Lessons In PowerShell - Running a PowerShell Script Via Windows Task Scheduler

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In order to run a Windows PowerShell script through the Windows Task Scheduler:

  • Run the Task Scheduler:

    Start ➞ Control Panel ➞ Administrative Tools ➞ Task Scheduler

  • Create and schedule a task that starts a program.

    Specify the program to run as:

      C:\WINDOWS\system32\WindowsPowerShell\v1.0\Powershell.exe
    

    Specify the arguments as:

      C:\PathToMyScript\MyScript.ps1
    

The PowerShell script will now run as scheduled.

Lessons In PowerShell - Exception Handling

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The following useful information is primarily taken from the Windows PowerShell Language Quick Reference (QuadFold.rtf) documentation.

Throw

The keyword "Throw" allows an exception to be thrown. The argument for the Throw keyword can be a string, exception or ErrorRecord.

throw "Some description about the exception"

Traps

A trap is a mechanism to catch an exception, although it behave more like the Visual Basic 6 On Error functionality. The continue keyword will continue execution at the script statement after the one that caused the trap. $? is updated but no error record is generated. The break keyword will rethrow the exception.

Trap [ExceptionType] 
{
    if (...) 
    { 
        continue
    } else (...)
    { 
        break
    }

    # Doing nothing will do what is specified in the $ErrorActionPreference setting
}

Try / Catch / Finally

There is no native support in PowerShell Version 1 for the typical Try / Catch / Finally syntax found in other languages. However with the use of the & invoke operator, the Try / Catch / Finally syntax can be mimicked.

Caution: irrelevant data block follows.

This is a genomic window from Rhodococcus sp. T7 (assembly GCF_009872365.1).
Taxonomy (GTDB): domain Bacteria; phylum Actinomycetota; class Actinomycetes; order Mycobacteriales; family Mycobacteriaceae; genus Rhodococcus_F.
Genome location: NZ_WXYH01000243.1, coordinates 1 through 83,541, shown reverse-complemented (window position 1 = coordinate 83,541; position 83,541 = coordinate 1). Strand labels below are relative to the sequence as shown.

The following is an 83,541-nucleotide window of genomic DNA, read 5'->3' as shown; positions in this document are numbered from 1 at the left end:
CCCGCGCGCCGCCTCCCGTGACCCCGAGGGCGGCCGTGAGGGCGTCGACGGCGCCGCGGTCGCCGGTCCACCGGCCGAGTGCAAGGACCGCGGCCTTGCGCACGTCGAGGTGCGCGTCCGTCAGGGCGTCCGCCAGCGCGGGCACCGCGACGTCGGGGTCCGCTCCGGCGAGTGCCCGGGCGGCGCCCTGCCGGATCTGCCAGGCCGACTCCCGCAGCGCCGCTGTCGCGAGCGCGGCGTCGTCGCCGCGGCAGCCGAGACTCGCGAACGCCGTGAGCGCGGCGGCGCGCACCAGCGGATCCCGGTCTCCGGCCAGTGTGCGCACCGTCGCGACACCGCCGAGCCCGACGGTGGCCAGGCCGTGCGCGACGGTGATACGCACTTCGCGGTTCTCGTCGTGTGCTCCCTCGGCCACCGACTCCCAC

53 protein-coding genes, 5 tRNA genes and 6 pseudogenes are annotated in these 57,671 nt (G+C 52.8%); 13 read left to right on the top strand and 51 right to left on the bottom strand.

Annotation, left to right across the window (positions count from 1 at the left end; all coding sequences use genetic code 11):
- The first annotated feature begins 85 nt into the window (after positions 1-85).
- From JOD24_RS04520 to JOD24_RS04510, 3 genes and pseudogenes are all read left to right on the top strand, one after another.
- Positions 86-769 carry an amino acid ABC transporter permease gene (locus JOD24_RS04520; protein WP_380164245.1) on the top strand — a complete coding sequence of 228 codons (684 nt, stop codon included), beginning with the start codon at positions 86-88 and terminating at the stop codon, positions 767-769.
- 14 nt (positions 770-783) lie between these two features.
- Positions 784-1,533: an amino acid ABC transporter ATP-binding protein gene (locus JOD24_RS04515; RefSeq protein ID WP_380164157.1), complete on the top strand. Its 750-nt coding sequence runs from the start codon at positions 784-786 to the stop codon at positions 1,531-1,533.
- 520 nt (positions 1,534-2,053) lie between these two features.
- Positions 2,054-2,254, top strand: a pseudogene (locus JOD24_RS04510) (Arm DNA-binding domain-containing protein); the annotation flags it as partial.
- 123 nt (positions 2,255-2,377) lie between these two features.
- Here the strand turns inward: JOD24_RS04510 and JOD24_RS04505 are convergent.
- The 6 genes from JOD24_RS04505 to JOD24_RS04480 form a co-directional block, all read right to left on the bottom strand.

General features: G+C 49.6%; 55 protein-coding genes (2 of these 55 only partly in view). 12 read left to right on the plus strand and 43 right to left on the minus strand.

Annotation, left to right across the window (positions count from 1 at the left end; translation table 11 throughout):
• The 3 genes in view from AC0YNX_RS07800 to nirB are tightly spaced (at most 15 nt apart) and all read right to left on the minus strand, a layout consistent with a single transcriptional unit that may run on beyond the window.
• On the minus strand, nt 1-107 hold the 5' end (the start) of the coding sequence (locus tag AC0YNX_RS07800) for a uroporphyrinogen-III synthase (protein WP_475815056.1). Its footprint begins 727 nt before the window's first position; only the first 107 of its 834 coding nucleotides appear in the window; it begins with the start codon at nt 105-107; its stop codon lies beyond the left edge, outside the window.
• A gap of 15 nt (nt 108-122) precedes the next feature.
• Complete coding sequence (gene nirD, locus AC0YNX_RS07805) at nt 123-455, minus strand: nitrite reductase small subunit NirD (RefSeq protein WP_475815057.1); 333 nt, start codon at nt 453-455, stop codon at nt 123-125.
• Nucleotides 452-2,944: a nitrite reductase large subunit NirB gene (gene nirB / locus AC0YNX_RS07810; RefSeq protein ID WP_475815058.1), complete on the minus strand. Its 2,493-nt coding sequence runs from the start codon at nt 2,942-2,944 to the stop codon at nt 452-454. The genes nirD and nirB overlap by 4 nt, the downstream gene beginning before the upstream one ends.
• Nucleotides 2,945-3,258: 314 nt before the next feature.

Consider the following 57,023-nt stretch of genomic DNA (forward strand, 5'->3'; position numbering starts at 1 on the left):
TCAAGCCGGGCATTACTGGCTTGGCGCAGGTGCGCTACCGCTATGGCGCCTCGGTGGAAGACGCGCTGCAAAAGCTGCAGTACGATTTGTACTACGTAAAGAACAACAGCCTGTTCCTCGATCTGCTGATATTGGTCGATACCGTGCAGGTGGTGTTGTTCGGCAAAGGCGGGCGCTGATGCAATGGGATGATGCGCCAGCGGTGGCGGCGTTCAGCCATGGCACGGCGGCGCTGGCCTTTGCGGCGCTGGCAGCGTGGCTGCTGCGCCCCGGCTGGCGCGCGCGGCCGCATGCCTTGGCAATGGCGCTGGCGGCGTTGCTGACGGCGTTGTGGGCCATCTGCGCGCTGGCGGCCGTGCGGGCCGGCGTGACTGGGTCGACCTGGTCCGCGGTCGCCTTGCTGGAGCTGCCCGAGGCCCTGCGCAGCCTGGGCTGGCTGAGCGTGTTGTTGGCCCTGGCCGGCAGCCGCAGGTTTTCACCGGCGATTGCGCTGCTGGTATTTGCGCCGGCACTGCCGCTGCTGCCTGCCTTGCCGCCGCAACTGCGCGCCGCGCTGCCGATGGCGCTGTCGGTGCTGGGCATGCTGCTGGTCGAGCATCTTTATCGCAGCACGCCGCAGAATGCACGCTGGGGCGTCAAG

&{
     &{   # Try
          # Do your processing here
     } 
     trap # Catch
     {
         Write-Host "TRAPPED: " + $_.Exception.GetType().FullName
         Write-Host "TRAPPED: " + $_.Exception.Message
         continue   # So that the "Finally" stuff gets executed
     }
} #Finally
# Put your finally code here

However, from PowerShell Version 2, you can use the familiar try / catch syntax.

    try {
        ...
    } catch {
        ...
    }

Lessons In PowerShell - Functions

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The following useful information is primarily taken from the Windows PowerShell Language Quick Reference (QuadFold.rtf) documentation.

Functions

function MyFunction 
{
    write-object $args[0]
}

function test ([string] $label="default label", [int] $start=0)
{ 
    ...
}

Lessons In PowerShell - Escape Sequences

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The following useful information is primarily taken from the Windows PowerShell Language Quick Reference (QuadFold.rtf) documentation.

Escape Sequences

The escape character in Windows PowerShell is the backwards apostrophe.

Escape Sequence Description
`0 (null)
`a (alert)
`b (backspace)
`f (form feed)
`n (new line)
`r (carriage return)
`t (tab)
`v (vertical quote)